In the case of Congaree Construction
company vs. Columbia township, re
ported in 49 S. C., 586. At page 589 the
co. rt uses this language:
"Again, it is urged that, inasmuch
as theeapreme court of the United
States, in the case of Folsom va. Nine
ty-Six township, 159 U. S., 611, has
been called upon to pap? ripon the same
questions aa were considered and de
cided by this court in Floyd vg. Perrin,
and has taken a different view from
that adopted by this court as to the
constitutionality of the statues there
involved, (our own court in that case
having held the honda invalid) this
court should now, with a view to se
curing uniformity of judicial decision,
abandon ita previous well considered
opinion and adopt the view taken by
tue supreme court of the United States.
While this court fa1 y recognizes the
superior authority and binding force
of all decisions of that distinguished
tribunal in all cases involving the con
struction of the constitution and laws
of the United States, and is always
ready to cheerfully follow and acqui
esce in such d?cisions, yet we do not re
cognize the superior authority of that
tribunal, or tho binding force of ita d?
cisions, involving only tho construction
or validity of our own State constitu
tion and laws. Upon1 auch questions
it is onr sworn duty to pass, untram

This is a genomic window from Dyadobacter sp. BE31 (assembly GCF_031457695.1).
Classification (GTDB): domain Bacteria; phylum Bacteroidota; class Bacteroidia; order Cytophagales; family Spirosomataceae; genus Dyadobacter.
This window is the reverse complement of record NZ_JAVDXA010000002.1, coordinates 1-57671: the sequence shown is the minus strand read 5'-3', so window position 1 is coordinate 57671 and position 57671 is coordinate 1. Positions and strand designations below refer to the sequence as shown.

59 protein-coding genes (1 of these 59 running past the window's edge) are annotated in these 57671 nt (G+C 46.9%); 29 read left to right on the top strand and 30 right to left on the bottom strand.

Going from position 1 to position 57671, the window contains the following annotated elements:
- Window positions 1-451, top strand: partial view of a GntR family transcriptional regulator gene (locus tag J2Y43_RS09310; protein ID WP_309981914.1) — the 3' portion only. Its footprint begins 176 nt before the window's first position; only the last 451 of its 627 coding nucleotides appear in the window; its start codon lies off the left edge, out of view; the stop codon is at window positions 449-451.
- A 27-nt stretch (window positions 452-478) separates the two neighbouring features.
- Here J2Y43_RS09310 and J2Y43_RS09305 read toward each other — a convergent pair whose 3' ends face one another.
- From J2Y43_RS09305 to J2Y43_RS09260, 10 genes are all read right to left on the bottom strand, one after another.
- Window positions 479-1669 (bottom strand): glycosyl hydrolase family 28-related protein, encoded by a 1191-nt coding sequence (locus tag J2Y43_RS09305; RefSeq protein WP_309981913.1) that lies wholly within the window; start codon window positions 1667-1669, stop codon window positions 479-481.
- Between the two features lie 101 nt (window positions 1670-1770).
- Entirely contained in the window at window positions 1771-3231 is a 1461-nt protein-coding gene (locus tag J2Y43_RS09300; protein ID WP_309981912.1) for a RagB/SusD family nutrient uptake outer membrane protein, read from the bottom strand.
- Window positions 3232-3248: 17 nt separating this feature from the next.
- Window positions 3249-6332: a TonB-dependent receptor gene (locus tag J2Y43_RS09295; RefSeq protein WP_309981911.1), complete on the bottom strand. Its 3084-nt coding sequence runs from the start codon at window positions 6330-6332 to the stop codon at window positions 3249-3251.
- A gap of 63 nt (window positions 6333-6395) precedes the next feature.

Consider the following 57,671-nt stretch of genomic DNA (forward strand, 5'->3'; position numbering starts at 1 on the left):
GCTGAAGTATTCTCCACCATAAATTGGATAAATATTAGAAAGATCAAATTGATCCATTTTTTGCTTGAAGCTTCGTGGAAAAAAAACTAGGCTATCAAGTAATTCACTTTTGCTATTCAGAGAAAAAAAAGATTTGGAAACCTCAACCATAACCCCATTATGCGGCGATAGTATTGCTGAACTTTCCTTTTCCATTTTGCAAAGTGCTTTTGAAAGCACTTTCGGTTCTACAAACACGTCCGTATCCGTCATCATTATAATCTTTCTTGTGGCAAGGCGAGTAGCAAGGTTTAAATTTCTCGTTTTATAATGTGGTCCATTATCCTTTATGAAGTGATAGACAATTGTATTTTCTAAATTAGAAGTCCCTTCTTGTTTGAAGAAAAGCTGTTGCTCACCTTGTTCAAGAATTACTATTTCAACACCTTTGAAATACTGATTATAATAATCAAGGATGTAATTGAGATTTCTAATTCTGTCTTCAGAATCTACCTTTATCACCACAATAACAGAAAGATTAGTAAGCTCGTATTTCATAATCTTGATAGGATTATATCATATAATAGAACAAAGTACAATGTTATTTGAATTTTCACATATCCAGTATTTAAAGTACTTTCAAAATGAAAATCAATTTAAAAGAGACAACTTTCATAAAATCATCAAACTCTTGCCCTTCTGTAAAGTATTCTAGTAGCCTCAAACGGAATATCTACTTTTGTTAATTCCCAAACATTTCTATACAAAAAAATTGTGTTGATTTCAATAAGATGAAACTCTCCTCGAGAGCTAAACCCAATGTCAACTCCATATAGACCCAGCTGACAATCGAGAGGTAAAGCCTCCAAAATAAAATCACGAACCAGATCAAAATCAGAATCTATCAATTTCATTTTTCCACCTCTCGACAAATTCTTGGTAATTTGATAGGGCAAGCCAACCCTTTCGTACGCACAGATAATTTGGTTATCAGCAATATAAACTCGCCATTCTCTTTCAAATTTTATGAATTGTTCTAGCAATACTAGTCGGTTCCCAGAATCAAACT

meled by the dicta of any foreign tri
bunal, whether Stat or Federal, no
matter how high its wk may be, and
to decide such questa..: ? accord??? to
oar best judgment."
Tho facts are briefly these: In 1885
the Legislature passed au Act amend
ing an Act to incorporate the Green
ville and Port Royal railroad company
in certain important particulars, and
among thia incorporating certain town
ships along the line of the said pro
posed railway, and authorized these
townships to subscribe to its capital
stock upon the terms and conditions
therein expressed. These conditions
were never complied with, and the re
cords in the office of the county com
missioners for th? various counties
will so show. The said bonds would,
therefore, be invalid in tho hands of
the original parties to whom they were
issued. Notwithstanding the failure
to comply with the conditions prece
dent required by the Act, bonds on be-.
half of these several townships were
issued in an amount varying from ten
to twenty thousand dollars to each
township. A company was organized
for the pretended purpose of construct
ing the said road. Thia company pre
tended to be grading the road, and
thereby secured from the county com
missioners tho issue of the said bonds.
Shortly thereafter the company failed
and left the grade in an incomplete
condition, and tho people have po pros
pect whatever of getting the said road.
An action was brought iu the State
courts for the purpose of testing the
validity of these bonds, and the State
court decided the Act unconstitutional
and the bonds invalid. (See Floyd vs.
Perrin, 80S. C., PUJ?O i.) Thereafter
certain parties who claimed to be non
residents and anbsequent purchasers
for value and without notice, (the
bonds being invalid in the hands of
the original holders, for the reasons
above specified) brought their action
in the United States court to test the
validity of the said bonds, and the
United States court refused to follow
the decision of the State court in Floyd
vs. Perrin and decided in favor of the
said bond holders. That is to say,
that the bonds were good in the hands
of the non-residents who might have
purchased the same for value and
'without notice of those facts above re
cited, and which would go to impeach